I filled my Asylum application, now what?

I filled my Asylum application, now what?

If you are one of the asylum seekers in America waiting years for an asylum interview, you may be wondering how you can best use this time to prepare yourself for your interview.

  1. Apply for a work permit: Remember, 150 days after an asylum applicant files her asylum application, she can apply for a work permit, and once her work permit is granted, she can begin working.
  2. Maintain contact with witnesses:Because a few years may pass before you go to your asylum interview, you should stay in contact with individuals who have written you letters of support or who have agreed to serve as witnesses at your hearing. For witnesses back in your home country, it’s also vital to stay in touch so you can continue to monitor the human rights situation there.
  3. Continue to gather evidence supporting your asylum claim: If the newspapers in your home country write stories about anything that supports your asylum claim, make a copy of the article or email the website link to your attorney. If anything happens to any of your family members or close associates back home, make sure someone sends you evidence regarding the incident, such as police or criminal records, pictures, or hospital records.
  4. Save money to hire an attorney:Perhaps when you initially applied for asylum you did so without an attorney. Asylum applicants who are represented by attorneys are granted asylum cases at a greater rate than applicants who represent themselves.
  5. Consider seeking therapy for any mental health issues:For many asylum applicants, the trauma and torture they endured in their home country has left them suffering from depression or post-traumatic stress disorder. If you think you may be suffering from mental health problems, you should considering working with a therapist or psychologist who can help you work through the trauma you endured. While many asylum applicants come from countries where seeking therapy is a foreign concept, working with a therapist will help diminish some of your symptoms and may better prepare you for the stress you will face on the day of your interview or hearing. Also, once your therapist has gotten to know you and your past history, she may be willing to write a letter of support for your case, explaining your diagnosis and how it may stem from the trauma you endured. Often clients have to wait several months before they can get an appointment with a therapist, and then they must participate in several sessions with a therapist before the therapist will be willing to write an in-depth letter of support, so you should start looking for a therapist as soon as possible.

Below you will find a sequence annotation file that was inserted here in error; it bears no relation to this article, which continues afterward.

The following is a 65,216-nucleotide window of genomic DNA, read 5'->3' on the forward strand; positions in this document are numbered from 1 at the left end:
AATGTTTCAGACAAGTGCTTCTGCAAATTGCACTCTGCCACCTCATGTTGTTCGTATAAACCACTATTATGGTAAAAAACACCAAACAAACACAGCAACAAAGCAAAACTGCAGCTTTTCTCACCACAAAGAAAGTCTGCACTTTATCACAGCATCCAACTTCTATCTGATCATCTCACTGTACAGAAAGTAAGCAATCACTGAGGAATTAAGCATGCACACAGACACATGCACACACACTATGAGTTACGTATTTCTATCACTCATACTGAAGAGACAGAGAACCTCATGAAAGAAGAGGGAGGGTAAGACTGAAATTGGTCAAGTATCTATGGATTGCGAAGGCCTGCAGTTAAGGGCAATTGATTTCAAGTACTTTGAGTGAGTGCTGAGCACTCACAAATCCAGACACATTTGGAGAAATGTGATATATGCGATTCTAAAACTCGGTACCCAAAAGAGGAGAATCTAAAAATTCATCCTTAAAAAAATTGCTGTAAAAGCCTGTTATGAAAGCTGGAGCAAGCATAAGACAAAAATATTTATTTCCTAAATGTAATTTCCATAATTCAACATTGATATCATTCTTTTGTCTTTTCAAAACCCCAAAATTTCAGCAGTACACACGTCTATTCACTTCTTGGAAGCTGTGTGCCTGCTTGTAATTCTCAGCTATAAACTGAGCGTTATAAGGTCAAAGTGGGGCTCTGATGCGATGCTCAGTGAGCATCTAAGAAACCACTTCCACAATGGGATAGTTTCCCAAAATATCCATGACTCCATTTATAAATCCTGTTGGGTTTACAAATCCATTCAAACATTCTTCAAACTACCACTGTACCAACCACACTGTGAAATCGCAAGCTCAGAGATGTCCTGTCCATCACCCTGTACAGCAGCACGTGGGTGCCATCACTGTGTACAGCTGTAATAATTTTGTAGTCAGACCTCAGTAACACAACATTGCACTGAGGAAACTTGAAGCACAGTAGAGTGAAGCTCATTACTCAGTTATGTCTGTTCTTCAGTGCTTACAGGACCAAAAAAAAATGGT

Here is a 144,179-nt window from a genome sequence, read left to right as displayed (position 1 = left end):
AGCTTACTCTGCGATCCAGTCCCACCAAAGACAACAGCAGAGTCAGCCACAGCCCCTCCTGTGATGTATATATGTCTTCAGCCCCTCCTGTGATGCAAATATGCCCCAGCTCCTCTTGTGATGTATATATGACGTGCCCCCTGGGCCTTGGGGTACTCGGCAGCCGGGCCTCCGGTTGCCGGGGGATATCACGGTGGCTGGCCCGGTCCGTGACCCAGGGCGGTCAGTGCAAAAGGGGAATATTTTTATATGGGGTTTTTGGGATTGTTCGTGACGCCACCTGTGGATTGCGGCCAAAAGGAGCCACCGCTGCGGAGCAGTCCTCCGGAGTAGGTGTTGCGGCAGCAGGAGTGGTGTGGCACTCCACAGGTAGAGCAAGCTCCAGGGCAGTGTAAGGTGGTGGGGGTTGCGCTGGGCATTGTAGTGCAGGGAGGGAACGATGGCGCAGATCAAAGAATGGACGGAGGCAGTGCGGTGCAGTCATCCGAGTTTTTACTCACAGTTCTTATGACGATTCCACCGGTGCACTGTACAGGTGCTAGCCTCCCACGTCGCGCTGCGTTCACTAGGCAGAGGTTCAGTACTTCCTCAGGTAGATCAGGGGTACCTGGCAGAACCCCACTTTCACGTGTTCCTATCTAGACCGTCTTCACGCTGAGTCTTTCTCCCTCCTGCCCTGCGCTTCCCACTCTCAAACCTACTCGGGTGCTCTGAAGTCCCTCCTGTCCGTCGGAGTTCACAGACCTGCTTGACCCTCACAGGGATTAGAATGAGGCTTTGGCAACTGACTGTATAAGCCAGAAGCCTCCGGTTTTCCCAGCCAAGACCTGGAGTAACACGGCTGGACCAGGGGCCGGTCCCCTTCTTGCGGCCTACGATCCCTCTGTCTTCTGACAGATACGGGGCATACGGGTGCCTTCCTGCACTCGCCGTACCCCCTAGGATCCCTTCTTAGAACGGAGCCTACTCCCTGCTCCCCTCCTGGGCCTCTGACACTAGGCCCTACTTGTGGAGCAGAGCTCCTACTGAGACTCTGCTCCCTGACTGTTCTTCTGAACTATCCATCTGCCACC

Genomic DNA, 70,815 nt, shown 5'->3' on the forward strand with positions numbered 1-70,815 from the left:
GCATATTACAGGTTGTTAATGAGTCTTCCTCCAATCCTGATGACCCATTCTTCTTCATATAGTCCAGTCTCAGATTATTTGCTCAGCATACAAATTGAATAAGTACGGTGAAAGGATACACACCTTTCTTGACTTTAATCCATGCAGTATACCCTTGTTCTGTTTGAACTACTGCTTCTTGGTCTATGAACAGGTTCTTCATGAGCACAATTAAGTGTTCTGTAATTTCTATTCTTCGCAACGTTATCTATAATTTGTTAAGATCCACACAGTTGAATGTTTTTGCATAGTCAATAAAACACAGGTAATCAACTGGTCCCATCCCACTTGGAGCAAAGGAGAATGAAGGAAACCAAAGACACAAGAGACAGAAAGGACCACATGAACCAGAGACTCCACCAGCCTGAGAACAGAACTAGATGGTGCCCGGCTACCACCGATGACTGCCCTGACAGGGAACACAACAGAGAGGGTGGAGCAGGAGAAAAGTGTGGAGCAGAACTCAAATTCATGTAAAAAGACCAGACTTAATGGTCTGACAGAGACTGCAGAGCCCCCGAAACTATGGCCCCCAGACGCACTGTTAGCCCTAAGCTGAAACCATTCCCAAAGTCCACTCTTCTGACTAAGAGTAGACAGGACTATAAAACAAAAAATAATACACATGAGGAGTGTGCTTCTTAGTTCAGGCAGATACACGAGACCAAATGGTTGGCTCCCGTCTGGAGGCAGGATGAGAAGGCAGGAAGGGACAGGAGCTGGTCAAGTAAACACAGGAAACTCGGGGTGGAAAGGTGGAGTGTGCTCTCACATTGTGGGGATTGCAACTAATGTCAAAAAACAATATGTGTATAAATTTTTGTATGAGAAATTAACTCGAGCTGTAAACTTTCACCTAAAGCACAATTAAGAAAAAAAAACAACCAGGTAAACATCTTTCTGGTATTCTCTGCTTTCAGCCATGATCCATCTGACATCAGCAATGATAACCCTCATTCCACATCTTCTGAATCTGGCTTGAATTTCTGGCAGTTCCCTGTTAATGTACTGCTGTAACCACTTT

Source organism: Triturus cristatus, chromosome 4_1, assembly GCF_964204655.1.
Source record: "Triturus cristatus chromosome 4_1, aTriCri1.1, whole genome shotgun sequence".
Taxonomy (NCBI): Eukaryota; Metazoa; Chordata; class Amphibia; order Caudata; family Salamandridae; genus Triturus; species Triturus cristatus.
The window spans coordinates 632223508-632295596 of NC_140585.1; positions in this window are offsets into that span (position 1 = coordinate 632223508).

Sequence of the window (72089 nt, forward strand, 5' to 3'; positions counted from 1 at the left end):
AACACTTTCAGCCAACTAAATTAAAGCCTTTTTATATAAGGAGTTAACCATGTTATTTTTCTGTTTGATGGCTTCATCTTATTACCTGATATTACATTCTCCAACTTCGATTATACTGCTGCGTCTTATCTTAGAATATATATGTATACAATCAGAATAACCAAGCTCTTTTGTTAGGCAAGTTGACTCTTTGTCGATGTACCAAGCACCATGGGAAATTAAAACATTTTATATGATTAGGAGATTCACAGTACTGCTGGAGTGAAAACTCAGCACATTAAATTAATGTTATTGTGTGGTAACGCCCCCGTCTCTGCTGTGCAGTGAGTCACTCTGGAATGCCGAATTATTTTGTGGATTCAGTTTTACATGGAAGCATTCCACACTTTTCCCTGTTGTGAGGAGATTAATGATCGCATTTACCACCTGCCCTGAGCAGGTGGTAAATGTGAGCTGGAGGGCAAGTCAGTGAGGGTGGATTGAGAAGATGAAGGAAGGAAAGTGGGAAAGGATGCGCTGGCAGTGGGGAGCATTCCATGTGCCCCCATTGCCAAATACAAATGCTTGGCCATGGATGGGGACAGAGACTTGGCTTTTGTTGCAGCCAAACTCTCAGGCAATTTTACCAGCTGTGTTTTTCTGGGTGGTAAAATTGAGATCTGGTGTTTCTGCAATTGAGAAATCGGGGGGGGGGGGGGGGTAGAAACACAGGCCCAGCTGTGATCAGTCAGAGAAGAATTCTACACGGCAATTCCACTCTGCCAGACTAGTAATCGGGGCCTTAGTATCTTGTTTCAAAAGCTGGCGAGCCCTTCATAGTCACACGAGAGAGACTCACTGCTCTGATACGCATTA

6. Get involved with your local community: Making connections to others in your local community will give you the social support and distraction that you will need to make the time go faster. Also, if you get involved with local diaspora political opposition groups, and have evidence to prove your involvement, you can use this involvement to show the asylum officer or judge that you continue to openly oppose the government, just as you may have done in your home country.
  7. Change your address with USCIS each time you move: If you do not change your address, you may miss receiving interview or hearing notices. If you do not know how to change your address yourself, contact your immigration attorney for assistance.

By focusing on what actions you can take while waiting, hopefully you will be better prepared when the time finally comes for your hearing or interview. And remember, you’re not alone; thousands of others like you are also waiting!

Contact our experienced immigration lawyers in New York City today at (718) 407-0871 or online at https://www.prizant-law.com for creative solutions to our client’s complex immigration problems.